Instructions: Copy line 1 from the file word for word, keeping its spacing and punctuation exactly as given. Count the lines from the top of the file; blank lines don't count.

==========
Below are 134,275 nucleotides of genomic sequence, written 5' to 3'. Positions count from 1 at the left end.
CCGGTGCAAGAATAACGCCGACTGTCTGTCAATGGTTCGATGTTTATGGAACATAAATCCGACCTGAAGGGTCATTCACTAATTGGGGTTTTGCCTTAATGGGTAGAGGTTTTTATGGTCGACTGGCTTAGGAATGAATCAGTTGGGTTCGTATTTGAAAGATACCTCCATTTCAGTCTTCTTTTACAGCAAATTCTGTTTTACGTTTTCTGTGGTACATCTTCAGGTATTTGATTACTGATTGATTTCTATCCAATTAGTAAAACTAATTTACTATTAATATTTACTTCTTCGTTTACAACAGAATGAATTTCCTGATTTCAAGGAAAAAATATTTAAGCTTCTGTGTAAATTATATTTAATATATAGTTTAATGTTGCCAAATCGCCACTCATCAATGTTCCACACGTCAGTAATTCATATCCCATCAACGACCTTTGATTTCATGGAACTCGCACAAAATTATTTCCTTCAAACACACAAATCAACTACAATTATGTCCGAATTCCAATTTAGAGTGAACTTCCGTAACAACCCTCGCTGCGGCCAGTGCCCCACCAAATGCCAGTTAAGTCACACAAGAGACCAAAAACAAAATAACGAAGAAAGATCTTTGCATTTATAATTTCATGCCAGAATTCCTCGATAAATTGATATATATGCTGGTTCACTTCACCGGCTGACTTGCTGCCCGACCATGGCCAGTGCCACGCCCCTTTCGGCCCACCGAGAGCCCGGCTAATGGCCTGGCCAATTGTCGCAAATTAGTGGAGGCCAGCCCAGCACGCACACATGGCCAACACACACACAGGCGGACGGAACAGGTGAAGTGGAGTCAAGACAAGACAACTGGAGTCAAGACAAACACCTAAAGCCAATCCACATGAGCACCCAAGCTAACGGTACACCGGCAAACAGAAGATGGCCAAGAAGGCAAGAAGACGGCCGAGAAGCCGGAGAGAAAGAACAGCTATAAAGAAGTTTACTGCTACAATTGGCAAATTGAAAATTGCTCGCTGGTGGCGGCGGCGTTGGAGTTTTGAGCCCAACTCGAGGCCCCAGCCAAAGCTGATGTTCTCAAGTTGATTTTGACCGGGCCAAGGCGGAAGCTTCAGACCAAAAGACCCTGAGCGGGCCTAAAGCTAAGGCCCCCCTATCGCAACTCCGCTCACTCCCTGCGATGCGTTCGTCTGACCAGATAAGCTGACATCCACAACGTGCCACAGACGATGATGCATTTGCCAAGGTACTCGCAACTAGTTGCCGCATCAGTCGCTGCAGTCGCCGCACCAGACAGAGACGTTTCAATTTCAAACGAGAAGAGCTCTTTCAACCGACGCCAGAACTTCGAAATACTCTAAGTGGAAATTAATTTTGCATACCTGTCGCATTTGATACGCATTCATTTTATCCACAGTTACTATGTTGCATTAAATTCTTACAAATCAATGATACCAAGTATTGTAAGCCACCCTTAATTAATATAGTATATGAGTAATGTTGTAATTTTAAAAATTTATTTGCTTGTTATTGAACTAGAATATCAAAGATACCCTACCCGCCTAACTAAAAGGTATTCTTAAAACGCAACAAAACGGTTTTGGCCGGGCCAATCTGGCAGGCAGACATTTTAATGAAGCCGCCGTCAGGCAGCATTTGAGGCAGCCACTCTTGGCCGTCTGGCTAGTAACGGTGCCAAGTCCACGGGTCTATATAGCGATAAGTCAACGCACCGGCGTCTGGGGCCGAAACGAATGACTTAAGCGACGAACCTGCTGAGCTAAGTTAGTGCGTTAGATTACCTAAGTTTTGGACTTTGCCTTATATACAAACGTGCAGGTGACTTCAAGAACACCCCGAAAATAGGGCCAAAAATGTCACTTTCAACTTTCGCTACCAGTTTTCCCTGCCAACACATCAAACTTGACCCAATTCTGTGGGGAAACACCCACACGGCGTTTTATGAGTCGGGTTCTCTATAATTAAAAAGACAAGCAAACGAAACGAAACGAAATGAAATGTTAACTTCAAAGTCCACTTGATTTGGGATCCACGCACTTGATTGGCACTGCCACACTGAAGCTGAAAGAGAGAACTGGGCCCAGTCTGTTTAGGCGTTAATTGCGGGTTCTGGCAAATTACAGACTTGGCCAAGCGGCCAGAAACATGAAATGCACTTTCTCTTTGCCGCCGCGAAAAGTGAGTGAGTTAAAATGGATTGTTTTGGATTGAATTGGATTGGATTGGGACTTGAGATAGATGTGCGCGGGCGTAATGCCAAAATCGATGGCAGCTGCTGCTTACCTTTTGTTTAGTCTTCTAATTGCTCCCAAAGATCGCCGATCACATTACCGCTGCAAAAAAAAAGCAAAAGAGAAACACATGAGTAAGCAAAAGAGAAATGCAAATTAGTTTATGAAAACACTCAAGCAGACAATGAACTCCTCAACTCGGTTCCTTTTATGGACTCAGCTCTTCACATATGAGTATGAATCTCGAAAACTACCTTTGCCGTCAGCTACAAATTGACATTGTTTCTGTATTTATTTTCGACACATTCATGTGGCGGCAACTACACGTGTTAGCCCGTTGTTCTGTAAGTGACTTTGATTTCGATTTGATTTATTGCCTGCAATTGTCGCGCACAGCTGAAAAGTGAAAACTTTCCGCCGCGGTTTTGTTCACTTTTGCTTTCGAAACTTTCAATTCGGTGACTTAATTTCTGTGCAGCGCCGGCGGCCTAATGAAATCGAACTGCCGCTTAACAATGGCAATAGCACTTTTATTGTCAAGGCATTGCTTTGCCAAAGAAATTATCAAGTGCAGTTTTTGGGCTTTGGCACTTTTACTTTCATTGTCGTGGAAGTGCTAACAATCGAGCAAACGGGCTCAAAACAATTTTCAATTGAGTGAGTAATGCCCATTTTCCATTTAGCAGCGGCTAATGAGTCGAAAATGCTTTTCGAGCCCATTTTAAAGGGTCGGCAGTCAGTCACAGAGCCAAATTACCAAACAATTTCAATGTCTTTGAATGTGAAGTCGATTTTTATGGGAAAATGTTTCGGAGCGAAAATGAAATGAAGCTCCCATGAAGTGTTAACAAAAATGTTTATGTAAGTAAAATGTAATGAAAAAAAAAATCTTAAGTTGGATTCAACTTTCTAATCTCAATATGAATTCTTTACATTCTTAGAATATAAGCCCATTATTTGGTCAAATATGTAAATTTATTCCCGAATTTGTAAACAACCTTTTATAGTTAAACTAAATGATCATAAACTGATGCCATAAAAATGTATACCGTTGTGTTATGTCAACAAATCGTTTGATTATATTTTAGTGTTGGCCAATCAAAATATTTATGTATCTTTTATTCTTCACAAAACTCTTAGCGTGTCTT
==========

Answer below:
Below are 134,275 nucleotides of genomic sequence, written 5' to 3'. Positions count from 1 at the left end.